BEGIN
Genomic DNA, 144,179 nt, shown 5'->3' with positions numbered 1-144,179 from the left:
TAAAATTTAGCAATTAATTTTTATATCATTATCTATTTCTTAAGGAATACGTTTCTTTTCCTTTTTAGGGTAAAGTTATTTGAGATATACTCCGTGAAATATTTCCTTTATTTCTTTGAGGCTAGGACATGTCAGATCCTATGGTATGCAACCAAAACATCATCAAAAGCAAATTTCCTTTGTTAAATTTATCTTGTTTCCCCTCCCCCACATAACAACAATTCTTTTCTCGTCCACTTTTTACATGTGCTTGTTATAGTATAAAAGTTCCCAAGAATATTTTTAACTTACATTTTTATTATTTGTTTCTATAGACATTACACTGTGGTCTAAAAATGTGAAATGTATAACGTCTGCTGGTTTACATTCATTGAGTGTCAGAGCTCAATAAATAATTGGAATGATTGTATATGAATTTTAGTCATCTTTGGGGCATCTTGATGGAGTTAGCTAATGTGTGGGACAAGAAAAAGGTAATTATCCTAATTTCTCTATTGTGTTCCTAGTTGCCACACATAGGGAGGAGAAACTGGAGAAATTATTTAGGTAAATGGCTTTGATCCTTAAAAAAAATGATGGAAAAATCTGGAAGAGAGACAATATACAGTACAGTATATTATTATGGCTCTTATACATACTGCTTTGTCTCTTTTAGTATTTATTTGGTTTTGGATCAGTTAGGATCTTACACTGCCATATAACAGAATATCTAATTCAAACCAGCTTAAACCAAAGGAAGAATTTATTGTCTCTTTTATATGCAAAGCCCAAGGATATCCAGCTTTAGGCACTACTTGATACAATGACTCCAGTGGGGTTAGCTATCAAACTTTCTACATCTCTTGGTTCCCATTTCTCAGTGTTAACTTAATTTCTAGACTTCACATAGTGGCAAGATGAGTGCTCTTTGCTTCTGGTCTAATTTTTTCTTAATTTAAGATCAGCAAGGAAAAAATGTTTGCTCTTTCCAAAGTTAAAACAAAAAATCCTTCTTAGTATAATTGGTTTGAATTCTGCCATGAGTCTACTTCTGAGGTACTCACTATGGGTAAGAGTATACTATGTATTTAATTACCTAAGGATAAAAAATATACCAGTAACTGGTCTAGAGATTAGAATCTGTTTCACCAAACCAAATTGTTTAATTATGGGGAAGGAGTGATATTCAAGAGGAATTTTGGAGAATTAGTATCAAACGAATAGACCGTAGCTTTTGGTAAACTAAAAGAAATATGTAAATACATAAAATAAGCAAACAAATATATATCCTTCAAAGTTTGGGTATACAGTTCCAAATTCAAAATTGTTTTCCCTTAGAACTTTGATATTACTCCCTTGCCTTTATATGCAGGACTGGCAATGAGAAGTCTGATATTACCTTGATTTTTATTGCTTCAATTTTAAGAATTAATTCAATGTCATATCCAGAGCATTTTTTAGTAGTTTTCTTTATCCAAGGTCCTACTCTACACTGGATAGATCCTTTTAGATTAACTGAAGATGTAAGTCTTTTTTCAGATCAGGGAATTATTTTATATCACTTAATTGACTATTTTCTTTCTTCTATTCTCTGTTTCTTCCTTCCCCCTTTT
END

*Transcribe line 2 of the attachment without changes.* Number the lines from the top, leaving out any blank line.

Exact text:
TAAAATTTAGCAATTAATTTTTATATCATTATCTATTTCTTAAGGAATACGTTTCTTTTCCTTTTTAGGGTAAAGTTATTTGAGATATACTCCGTGAAATATTTCCTTTATTTCTTTGAGGCTAGGACATGTCAGATCCTATGGTATGCAACCAAAACATCATCAAAAGCAAATTTCCTTTGTTAAATTTATCTTGTTTCCCCTCCCCCACATAACAACAATTCTTTTCTCGTCCACTTTTTACATGTGCTTGTTATAGTATAAAAGTTCCCAAGAATATTTTTAACTTACATTTTTATTATTTGTTTCTATAGACATTACACTGTGGTCTAAAAATGTGAAATGTATAACGTCTGCTGGTTTACATTCATTGAGTGTCAGAGCTCAATAAATAATTGGAATGATTGTATATGAATTTTAGTCATCTTTGGGGCATCTTGATGGAGTTAGCTAATGTGTGGGACAAGAAAAAGGTAATTATCCTAATTTCTCTATTGTGTTCCTAGTTGCCACACATAGGGAGGAGAAACTGGAGAAATTATTTAGGTAAATGGCTTTGATCCTTAAAAAAAATGATGGAAAAATCTGGAAGAGAGACAATATACAGTACAGTATATTATTATGGCTCTTATACATACTGCTTTGTCTCTTTTAGTATTTATTTGGTTTTGGATCAGTTAGGATCTTACACTGCCATATAACAGAATATCTAATTCAAACCAGCTTAAACCAAAGGAAGAATTTATTGTCTCTTTTATATGCAAAGCCCAAGGATATCCAGCTTTAGGCACTACTTGATACAATGACTCCAGTGGGGTTAGCTATCAAACTTTCTACATCTCTTGGTTCCCATTTCTCAGTGTTAACTTAATTTCTAGACTTCACATAGTGGCAAGATGAGTGCTCTTTGCTTCTGGTCTAATTTTTTCTTAATTTAAGATCAGCAAGGAAAAAATGTTTGCTCTTTCCAAAGTTAAAACAAAAAATCCTTCTTAGTATAATTGGTTTGAATTCTGCCATGAGTCTACTTCTGAGGTACTCACTATGGGTAAGAGTATACTATGTATTTAATTACCTAAGGATAAAAAATATACCAGTAACTGGTCTAGAGATTAGAATCTGTTTCACCAAACCAAATTGTTTAATTATGGGGAAGGAGTGATATTCAAGAGGAATTTTGGAGAATTAGTATCAAACGAATAGACCGTAGCTTTTGGTAAACTAAAAGAAATATGTAAATACATAAAATAAGCAAACAAATATATATCCTTCAAAGTTTGGGTATACAGTTCCAAATTCAAAATTGTTTTCCCTTAGAACTTTGATATTACTCCCTTGCCTTTATATGCAGGACTGGCAATGAGAAGTCTGATATTACCTTGATTTTTATTGCTTCAATTTTAAGAATTAATTCAATGTCATATCCAGAGCATTTTTTAGTAGTTTTCTTTATCCAAGGTCCTACTCTACACTGGATAGATCCTTTTAGATTAACTGAAGATGTAAGTCTTTTTTCAGATCAGGGAATTATTTTATATCACTTAATTGACTATTTTCTTTCTTCTATTCTCTGTTTCTTCCTTCCCCCTTTT